Scarlett Johansson’s Black Widow is back — and taking fans on a journey to where it all began.
On Tuesday, Marvel Studios dropped the first trailer for the highly anticipated Black Widow movie, which finds the Oscar nominee’s Russian spy-turned-superhero Natasha Romanoff heading home to explore some unfinished business from her assassin days.
Black Widow is the first standalone movie Johansson’s character has been given, despite scene-stealing turns in six previous Marvel films — including this year’s epic Avengers: Endgame, where Natasha (spoiler alert) saved the universe by sacrificing herself.
So how does Natasha live again to fight another day in Black Widow? Well … she doesn’t. The film takes place after 2016’s Captain America: Civil War when the Avengers briefly went their separate ways.
Turns out, Natasha used that time to reunite with some old friends.
The four appear to come together to help take down the Taskmaster — a villain known for his ability to copy his opponent’s fighting skills and absorbs their strengths.
“I’ve lived a lot of lives, but I’m done running from my past,” Johansson says in the clip.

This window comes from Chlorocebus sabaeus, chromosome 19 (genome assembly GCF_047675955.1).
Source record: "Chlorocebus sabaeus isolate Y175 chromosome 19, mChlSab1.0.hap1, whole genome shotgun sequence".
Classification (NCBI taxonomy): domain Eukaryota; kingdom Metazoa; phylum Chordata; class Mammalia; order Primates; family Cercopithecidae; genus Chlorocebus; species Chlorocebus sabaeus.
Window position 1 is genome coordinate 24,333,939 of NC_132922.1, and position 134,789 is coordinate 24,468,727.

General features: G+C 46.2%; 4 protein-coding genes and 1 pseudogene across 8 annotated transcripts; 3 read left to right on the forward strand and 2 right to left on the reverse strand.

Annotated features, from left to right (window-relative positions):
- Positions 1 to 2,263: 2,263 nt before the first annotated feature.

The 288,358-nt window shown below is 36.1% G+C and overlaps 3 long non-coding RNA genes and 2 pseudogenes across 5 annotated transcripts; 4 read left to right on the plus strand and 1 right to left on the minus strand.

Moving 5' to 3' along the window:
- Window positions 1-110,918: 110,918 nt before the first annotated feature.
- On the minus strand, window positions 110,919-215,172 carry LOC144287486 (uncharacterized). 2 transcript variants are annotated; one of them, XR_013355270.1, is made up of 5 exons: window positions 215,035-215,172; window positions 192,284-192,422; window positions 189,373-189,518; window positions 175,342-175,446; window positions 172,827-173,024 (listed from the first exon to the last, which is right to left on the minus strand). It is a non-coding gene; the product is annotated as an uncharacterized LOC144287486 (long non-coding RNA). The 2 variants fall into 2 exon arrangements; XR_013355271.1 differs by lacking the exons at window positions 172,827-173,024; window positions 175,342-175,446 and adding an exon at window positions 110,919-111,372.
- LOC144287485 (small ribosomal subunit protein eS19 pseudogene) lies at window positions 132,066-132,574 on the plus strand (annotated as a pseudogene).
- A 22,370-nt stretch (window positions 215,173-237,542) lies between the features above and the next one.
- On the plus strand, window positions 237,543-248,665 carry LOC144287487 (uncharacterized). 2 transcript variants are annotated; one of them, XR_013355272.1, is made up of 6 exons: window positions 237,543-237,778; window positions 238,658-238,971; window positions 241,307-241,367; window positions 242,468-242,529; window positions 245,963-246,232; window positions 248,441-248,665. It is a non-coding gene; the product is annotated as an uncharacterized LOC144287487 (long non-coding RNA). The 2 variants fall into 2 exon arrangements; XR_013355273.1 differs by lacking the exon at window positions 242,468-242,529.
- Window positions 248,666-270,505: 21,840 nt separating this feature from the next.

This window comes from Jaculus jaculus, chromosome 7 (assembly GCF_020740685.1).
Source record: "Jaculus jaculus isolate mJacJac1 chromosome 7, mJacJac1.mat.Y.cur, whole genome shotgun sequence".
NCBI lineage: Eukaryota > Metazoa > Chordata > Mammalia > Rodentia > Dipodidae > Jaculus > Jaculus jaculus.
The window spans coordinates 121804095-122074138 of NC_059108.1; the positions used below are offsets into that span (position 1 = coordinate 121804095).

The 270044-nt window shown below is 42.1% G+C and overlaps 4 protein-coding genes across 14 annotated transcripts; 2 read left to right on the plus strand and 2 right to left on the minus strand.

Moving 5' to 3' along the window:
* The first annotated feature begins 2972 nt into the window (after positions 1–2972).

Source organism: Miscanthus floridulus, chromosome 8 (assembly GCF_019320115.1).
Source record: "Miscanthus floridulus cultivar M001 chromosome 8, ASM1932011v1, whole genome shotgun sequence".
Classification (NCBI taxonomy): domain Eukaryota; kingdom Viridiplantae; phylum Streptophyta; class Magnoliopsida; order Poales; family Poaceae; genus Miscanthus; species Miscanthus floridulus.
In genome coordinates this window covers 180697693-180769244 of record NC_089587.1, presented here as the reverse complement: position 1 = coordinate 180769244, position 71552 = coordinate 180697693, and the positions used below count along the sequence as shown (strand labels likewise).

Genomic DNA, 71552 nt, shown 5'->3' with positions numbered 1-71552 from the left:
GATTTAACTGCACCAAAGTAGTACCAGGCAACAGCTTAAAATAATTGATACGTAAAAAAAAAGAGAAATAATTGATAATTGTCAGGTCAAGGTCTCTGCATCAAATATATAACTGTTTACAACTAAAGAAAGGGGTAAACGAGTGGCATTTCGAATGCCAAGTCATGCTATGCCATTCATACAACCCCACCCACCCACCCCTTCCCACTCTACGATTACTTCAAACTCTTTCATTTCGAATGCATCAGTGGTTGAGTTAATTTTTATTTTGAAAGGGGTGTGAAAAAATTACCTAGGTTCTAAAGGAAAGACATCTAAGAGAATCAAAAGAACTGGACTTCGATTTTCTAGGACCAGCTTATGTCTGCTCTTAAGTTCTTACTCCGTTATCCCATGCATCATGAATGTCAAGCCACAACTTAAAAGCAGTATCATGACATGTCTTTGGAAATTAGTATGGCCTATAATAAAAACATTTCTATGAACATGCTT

Johansson’s Black Widow made her film debut in 2010’s Iron Man.
The character would go on to become a key member of the Avengers alongside Iron Man and Captain America, appearing in The Avengers, Captain America: The Winter Soldier, Avengers: Age of Ultron, Captain America: Civil War, Avengers: Infinity War, and (of course) Avengers: Endgame.
Though fans have long been rooting for a standalone film that would provide more background on the superhero’s origins, Johansson — who reportedly earned $15 million for her solo film — said she needed the time to build the character.
“I don’t think I could have played this version of Natasha 10 years ago,” Johansson said this summer during the Marvel panel at San Diego Comic-Con. “I get to play her as a fully realized woman. I’m looking to wipe out some of the red from my ledger.”
“Where we find Natasha in her life at this point is very specific. She really is in a dark place where she’s got no one to call and nowhere to go. She’s really grappling with her own self,” she added to Entertainment Weekly. “When something huge explodes and all the pieces are landing, you have that moment of stillness where you don’t know what to do next — that’s the moment that she’s in. In that moment, you actually have to face yourself.”
Black Widow, directed by Cate Shortland, hits theaters May 1.